Wednesday, March 21, 2007

Curie High School fiasco reveals growing rift between blacks and Hispanics

Mary Mitchell:

Frank Avila claims Tom Ramos is getting a bum rap. Ramos is the local school council chairman at Curie High School, where the Hispanic-majority board voted twice to oust Jerryelyn Jones, an African-American principal who has led Curie for eight years. Avila, a lawyer and fierce Daley critic, called me last week to rant about how Ramos is being portrayed in the media.

"One of the most unfair things about this is they are trying to turn this into a racial incident," Avila said. "This man's wife came to me and said she couldn't handle all of this stress."

Usually, I dread those types of calls. But I was eager to have a conversation with Avila.

As one of the attorneys for Aaron Patterson -- the South Side man who was released from Death Row, only to end up back in prison charged with other crimes -- I didn't think Avila would bite his tongue.

If anyone ought to understand why race is often a subtext to larger issues -- whether it's police brutality or school funding -- it ought to be him.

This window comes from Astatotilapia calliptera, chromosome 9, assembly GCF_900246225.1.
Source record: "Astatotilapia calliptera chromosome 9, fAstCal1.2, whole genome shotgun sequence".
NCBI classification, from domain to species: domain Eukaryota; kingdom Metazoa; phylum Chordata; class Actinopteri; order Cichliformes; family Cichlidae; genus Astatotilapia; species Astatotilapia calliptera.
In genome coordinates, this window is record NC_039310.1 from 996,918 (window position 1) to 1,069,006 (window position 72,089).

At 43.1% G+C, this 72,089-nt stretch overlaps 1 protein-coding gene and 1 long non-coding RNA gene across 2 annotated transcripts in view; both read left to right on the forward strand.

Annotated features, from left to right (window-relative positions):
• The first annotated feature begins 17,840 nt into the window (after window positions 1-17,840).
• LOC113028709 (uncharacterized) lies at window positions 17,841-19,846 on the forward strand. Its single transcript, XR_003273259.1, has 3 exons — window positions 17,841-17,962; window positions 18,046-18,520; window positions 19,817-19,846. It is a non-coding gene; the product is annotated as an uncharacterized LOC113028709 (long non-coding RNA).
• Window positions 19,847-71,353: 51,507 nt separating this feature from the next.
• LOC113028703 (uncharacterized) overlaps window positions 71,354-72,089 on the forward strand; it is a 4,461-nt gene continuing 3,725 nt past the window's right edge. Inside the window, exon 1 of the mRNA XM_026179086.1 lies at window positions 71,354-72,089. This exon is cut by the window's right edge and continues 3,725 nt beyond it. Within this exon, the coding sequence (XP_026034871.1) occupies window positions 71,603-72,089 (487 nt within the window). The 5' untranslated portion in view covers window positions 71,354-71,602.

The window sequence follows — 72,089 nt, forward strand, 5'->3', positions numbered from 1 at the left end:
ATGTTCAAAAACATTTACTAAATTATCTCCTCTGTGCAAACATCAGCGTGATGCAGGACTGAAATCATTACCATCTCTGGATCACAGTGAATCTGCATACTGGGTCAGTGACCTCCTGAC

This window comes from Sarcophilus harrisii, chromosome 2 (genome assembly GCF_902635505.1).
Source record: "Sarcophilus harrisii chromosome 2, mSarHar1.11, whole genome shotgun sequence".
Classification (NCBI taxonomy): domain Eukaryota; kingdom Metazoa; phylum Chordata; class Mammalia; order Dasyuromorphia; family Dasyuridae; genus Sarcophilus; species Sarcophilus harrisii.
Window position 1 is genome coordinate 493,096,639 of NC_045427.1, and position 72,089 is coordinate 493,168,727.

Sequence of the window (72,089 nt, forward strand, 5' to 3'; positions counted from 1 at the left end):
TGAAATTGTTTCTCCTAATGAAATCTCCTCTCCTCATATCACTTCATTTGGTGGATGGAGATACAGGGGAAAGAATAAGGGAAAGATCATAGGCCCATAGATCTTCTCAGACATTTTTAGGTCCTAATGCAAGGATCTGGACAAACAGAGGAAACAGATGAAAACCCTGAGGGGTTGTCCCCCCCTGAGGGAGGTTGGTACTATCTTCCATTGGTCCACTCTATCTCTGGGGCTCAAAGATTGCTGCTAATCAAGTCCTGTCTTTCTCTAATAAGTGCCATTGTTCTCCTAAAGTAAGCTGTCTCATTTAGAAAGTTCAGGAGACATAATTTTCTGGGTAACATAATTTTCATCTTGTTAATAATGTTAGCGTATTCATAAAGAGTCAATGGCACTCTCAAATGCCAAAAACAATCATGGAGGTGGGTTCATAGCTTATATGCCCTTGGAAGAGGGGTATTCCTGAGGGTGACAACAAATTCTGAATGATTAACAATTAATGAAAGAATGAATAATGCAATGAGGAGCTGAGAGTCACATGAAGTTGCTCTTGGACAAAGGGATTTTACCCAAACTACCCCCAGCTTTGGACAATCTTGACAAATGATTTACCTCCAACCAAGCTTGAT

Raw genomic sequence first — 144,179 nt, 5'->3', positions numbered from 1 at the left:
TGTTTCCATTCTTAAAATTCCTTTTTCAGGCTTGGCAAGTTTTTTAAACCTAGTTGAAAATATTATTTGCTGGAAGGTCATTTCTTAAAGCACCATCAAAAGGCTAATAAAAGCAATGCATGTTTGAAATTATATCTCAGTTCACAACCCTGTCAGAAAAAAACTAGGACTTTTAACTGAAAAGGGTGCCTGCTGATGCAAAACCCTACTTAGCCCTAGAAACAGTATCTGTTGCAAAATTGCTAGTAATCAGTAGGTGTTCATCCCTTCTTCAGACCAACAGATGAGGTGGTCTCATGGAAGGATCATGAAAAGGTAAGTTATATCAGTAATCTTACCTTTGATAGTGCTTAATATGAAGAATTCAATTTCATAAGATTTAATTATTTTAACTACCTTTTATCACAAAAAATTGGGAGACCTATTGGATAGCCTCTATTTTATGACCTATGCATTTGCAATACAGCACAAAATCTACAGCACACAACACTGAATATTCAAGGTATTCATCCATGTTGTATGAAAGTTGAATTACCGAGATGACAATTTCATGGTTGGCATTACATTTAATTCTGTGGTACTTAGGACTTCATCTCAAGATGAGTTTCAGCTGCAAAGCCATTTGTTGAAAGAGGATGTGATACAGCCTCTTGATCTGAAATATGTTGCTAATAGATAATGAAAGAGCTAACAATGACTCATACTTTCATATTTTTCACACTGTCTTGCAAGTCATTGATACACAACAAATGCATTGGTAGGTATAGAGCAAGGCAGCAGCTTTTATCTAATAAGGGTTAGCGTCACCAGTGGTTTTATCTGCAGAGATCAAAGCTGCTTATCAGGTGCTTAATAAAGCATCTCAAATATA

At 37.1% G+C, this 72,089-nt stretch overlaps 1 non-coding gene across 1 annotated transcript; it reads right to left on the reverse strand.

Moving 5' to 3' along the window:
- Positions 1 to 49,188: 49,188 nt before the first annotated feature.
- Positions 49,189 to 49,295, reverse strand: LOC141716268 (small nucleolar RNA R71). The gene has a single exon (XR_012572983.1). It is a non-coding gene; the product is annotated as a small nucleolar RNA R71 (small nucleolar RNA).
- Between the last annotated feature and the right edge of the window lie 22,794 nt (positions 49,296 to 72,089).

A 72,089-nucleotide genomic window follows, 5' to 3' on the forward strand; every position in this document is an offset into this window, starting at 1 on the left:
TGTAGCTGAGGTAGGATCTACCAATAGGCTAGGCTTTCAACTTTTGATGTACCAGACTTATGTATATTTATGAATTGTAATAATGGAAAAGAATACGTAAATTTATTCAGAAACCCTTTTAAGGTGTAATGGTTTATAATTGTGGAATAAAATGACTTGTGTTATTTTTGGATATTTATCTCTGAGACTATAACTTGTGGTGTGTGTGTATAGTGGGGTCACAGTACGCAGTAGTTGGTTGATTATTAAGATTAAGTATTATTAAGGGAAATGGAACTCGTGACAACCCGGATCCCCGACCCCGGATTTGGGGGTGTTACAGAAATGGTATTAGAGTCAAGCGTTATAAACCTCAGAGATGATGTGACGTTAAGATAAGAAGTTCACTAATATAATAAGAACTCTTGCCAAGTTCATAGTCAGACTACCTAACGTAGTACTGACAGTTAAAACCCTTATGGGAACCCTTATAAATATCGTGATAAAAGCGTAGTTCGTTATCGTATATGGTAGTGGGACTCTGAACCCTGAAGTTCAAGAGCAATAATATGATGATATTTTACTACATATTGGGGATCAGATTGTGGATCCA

More important, Avila is part of the fragile coalition between blacks and browns that is threatened by the racial accusations.

I really did want to hear what he had to say about the fallout from Jones' dismissal.

Although Jones won't say her ouster was racially motivated, there is still the perception that the Hispanic voting bloc didn't renew her contract so that they could give the job to a Hispanic.

The perception has unleashed a barrage of anti-immigration sentiments, with people calling into talk radio shows and sending e-mails bashing Ramos and other Curie board members.

"I remember the '60s when the black community embraced the Spanish community because the black community 'felt their pain,' " said one reader in an e-mail. "Now the table has turned and only the Mayor and immigration can fix this mess."

Some of this negativity can be traced to the frustration that builds when people can't talk openly about race.

And if Jones were white, there likely wouldn't have been such media scrutiny of her firing since a number of white principals were fired by predominantly black councils at the beginning of school reform.

Meet Mary Mitchell: Another Reluctant Black Journalist

Jones: 'I want to know why'

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